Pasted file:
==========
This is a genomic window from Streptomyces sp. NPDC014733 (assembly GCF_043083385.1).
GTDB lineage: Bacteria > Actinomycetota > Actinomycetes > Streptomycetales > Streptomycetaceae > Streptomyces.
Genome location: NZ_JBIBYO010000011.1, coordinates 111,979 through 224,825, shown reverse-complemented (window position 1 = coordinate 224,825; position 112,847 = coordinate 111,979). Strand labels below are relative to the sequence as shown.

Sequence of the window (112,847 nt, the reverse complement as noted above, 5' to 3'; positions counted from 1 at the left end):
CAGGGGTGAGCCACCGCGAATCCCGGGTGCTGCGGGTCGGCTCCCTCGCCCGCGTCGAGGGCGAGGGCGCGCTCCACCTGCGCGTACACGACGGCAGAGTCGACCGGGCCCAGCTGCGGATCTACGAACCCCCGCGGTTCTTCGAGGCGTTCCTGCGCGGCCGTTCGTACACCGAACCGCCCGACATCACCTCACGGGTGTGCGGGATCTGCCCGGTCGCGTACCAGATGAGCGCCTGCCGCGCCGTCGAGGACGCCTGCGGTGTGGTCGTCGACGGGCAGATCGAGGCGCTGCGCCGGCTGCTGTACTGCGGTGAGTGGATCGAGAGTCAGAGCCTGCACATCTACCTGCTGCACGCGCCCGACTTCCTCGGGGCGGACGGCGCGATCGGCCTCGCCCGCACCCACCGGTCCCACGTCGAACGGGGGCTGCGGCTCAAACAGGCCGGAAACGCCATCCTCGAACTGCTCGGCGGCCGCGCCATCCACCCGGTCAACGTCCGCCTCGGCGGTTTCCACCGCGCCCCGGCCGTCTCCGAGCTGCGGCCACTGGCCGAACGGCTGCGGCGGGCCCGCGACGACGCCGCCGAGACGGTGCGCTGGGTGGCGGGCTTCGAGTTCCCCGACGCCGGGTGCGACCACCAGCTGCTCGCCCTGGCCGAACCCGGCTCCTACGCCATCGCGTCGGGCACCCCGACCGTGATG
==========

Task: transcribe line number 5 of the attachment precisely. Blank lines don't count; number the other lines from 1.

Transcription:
CAGGGGTGAGCCACCGCGAATCCCGGGTGCTGCGGGTCGGCTCCCTCGCCCGCGTCGAGGGCGAGGGCGCGCTCCACCTGCGCGTACACGACGGCAGAGTCGACCGGGCCCAGCTGCGGATCTACGAACCCCCGCGGTTCTTCGAGGCGTTCCTGCGCGGCCGTTCGTACACCGAACCGCCCGACATCACCTCACGGGTGTGCGGGATCTGCCCGGTCGCGTACCAGATGAGCGCCTGCCGCGCCGTCGAGGACGCCTGCGGTGTGGTCGTCGACGGGCAGATCGAGGCGCTGCGCCGGCTGCTGTACTGCGGTGAGTGGATCGAGAGTCAGAGCCTGCACATCTACCTGCTGCACGCGCCCGACTTCCTCGGGGCGGACGGCGCGATCGGCCTCGCCCGCACCCACCGGTCCCACGTCGAACGGGGGCTGCGGCTCAAACAGGCCGGAAACGCCATCCTCGAACTGCTCGGCGGCCGCGCCATCCACCCGGTCAACGTCCGCCTCGGCGGTTTCCACCGCGCCCCGGCCGTCTCCGAGCTGCGGCCACTGGCCGAACGGCTGCGGCGGGCCCGCGACGACGCCGCCGAGACGGTGCGCTGGGTGGCGGGCTTCGAGTTCCCCGACGCCGGGTGCGACCACCAGCTGCTCGCCCTGGCCGAACCCGGCTCCTACGCCATCGCGTCGGGCACCCCGACCGTGATG